Understanding exactly how the algorithm operates requires some work, and assessing how good a Random Forests model fits the data is a serious challenge. In the pragmatic world of machine learning and data science, assessing model performance often comes down to calculating the area under the ROC curve (or some other convenient measure) on a hold out set of test data. If the ROC looks good then the model is good to go. Fortunately, however, goodness of fit issues have a kind of nagging persistence that just won't leave statisticians alone. Compare The Performance of Machine Learning Algorithms in R.

How do you compare the estimated accuracy of different machine learning algorithms effectively?

Compare The Performance of Machine Learning Algorithms in R

In this post you will discover 8 techniques that you can use to compare machine learning algorithms in R. You can use these techniques to choose the most accurate model, and be able to comment on the statistical significance and the absolute amount it beat out other algorithms. Let’s get started. Compare The Performance of Machine Learning Algorithms in RPhoto by Matt Reinbold, some rights reserved.

Choose The Best Machine Learning Model How do you choose the best model for your problem? Predicting wine quality using Random Forests. Anomaly Detection in R. Introduction Inspired by this Netflix post, I decided to write a post based on this topic using R.

Anomaly Detection in R

There are several nice packages to achieve this goal, the one we´re going to review is AnomalyDetection. Download full -and tiny- R code of this post here. Normal Vs. Abnormal The definition for abnormal, or outlier, is an element which does not follow the behaviour of the majority. Data has noise, same example as a radio which doesn't have good signal, and you end up listening to some background noise. The orange section could be noise in data, since it oscillates around a value without showing a defined pattern, in other words: White noiseAre the red circles noise or they are peaks from an undercover pattern? A good algorithm can detect abnormal points considering the inner noise and leaving it behind. Hands on anomaly detection! In this example, data comes from the well known wikipedia, which offers an API to download from R the daily page views given any {term + language}. Kickin’ it with elastic net regression – On the lambda. With the kind of data that I usually work with, overfitting regression models can be a huge problem if I'm not careful.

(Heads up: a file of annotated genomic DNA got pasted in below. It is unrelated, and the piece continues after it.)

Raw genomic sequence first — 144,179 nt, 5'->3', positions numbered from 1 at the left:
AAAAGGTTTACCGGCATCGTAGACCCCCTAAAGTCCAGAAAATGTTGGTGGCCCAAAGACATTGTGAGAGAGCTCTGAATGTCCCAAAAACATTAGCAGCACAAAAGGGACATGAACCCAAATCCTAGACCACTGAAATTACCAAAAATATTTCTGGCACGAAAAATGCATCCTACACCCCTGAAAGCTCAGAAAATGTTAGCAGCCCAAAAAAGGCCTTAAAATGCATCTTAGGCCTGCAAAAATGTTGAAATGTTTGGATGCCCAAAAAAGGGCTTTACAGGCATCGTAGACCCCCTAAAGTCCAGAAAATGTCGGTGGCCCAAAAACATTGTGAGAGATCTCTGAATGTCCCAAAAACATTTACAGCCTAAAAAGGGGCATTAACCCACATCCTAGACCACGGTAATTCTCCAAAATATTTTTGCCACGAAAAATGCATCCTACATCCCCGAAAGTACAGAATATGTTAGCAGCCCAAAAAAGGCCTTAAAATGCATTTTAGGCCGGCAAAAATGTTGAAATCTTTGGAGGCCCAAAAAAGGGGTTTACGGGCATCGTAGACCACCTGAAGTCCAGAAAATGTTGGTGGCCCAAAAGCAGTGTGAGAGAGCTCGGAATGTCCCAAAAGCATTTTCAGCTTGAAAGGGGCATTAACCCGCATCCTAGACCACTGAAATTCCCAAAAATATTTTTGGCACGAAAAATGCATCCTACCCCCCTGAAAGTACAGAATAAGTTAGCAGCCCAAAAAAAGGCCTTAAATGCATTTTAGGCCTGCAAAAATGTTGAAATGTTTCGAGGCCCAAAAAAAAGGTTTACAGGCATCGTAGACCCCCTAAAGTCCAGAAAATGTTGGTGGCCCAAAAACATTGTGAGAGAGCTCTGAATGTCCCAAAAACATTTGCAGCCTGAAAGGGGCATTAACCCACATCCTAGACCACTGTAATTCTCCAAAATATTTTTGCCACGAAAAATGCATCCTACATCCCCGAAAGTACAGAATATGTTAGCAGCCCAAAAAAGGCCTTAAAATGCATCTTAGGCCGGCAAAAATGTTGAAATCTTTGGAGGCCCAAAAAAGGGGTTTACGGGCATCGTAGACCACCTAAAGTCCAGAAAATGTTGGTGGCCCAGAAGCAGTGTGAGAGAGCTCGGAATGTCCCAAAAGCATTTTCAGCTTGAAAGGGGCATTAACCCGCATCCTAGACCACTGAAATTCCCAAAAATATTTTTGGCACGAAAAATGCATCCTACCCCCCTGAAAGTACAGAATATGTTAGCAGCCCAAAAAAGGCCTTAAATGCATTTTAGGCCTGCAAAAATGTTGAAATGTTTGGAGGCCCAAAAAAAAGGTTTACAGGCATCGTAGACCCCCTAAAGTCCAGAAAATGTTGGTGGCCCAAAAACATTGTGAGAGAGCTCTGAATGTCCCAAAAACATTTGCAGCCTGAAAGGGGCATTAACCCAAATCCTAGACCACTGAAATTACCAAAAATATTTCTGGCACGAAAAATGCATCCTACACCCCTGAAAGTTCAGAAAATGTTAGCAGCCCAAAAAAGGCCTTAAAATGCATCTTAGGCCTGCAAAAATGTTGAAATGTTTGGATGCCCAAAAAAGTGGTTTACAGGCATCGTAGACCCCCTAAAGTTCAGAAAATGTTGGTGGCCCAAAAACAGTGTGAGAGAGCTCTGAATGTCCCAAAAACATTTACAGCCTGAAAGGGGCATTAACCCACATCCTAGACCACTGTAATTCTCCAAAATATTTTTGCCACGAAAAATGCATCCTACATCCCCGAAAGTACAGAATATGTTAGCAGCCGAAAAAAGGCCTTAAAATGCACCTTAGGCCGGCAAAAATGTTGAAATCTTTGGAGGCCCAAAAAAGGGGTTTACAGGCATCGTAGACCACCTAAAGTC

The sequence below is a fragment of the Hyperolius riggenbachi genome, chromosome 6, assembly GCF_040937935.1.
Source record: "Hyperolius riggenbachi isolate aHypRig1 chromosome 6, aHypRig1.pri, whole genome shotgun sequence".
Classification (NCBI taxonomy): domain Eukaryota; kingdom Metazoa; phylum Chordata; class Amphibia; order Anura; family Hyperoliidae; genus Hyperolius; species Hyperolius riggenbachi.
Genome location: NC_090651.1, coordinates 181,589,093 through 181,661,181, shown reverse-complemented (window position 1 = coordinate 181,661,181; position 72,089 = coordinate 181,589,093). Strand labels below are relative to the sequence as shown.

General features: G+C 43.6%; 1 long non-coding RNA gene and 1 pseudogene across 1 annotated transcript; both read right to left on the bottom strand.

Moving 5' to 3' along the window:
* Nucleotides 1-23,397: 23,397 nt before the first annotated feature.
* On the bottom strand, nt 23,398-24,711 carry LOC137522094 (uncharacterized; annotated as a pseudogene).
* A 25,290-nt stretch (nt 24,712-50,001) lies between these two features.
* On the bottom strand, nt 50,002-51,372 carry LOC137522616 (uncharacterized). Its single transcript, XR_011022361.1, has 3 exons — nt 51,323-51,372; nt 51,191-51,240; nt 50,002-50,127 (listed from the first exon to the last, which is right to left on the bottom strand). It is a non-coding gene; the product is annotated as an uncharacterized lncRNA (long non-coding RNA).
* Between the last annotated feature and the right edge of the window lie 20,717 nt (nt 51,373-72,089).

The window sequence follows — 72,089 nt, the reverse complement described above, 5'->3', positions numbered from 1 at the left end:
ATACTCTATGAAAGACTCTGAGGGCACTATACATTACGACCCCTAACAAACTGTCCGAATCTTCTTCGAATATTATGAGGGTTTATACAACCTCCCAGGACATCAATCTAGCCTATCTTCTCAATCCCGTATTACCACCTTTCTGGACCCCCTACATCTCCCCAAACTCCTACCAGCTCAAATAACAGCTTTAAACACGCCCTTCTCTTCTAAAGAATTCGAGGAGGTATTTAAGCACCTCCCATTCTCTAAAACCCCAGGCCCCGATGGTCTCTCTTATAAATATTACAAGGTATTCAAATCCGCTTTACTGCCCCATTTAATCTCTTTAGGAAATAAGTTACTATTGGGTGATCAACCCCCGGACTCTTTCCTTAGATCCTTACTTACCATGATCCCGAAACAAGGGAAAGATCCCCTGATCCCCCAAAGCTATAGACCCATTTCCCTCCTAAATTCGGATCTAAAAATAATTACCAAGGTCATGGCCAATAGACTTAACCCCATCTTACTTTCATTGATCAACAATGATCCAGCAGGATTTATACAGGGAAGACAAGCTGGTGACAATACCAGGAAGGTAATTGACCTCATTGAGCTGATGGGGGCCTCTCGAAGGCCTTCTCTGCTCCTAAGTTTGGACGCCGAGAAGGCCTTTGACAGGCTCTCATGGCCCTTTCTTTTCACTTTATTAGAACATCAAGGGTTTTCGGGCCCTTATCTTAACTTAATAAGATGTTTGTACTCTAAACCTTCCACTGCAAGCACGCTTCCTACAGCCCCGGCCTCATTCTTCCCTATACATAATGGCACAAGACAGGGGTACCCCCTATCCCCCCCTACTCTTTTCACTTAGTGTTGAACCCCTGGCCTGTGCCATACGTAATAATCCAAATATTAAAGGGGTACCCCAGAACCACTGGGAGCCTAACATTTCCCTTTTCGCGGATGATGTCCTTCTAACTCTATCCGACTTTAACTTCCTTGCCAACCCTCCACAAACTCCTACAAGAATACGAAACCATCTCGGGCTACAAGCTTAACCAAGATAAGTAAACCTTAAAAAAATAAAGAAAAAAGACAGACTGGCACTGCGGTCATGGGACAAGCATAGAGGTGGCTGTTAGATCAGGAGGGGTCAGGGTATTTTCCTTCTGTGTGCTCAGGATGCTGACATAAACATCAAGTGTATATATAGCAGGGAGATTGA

Kickin’ it with elastic net regression – On the lambda

Ridge regression is a really effective technique for thwarting overfitting. It does this by penalizing the L2 norm (euclidean distance) of the coefficient vector which results in "shrinking" the beta coefficients. The aggressiveness of the penalty is controlled by a parameter λ. Lasso regression is a related regularization method. Instead of using the L2 norm, though, it penalizes the L1 norm (manhattan distance) of the coefficient vector.

Self-Organising Maps for Customer Segmentation using R. Self-Organising Maps (SOMs) are an unsupervised data visualisation technique that can be used to visualise high-dimensional data sets in lower (typically 2) dimensional representations.

Self-Organising Maps for Customer Segmentation using R

In this post, we examine the use of R to create a SOM for customer segmentation. The figures shown here used use the 2011 Irish Census information for the greater Dublin area as an example data set. Using C4.5 to predict Diabetes in Pima Indian Women. C4.5 is an algorithm used to generate a decision tree developed by Ross Quinlan in 1993. C4.5 is an extension of Quinlan's earlier ID3 algorithm. Down-Sampling Using Random Forests — Applied Predictive Modeling. The down-side to down-sampling is that information in the majority classes is being thrown away and this situation becomes more acute as the class imbalance becomes more severe. Random forest models have the ability to use down-sampling without data loss. Recall that random forests is a tree ensemble method. A large number of bootstrap samples are taken form the training data and a separate unpruned tree is created for each data set.

This model contains another feature that randomly samples a subset of predictors at each split to encourage diversity of the resulting trees. When predicting a new sample, a prediction is produced by every tree in the forest and these results are combined to generate a single prediction for an individual sample. Random forests (and bagging) use bootstrap sampling. To incorporate down-sampling, random forest can take a random sample of size c*nmin, where c is the number of classes and nmin is the number of samples in the minority class.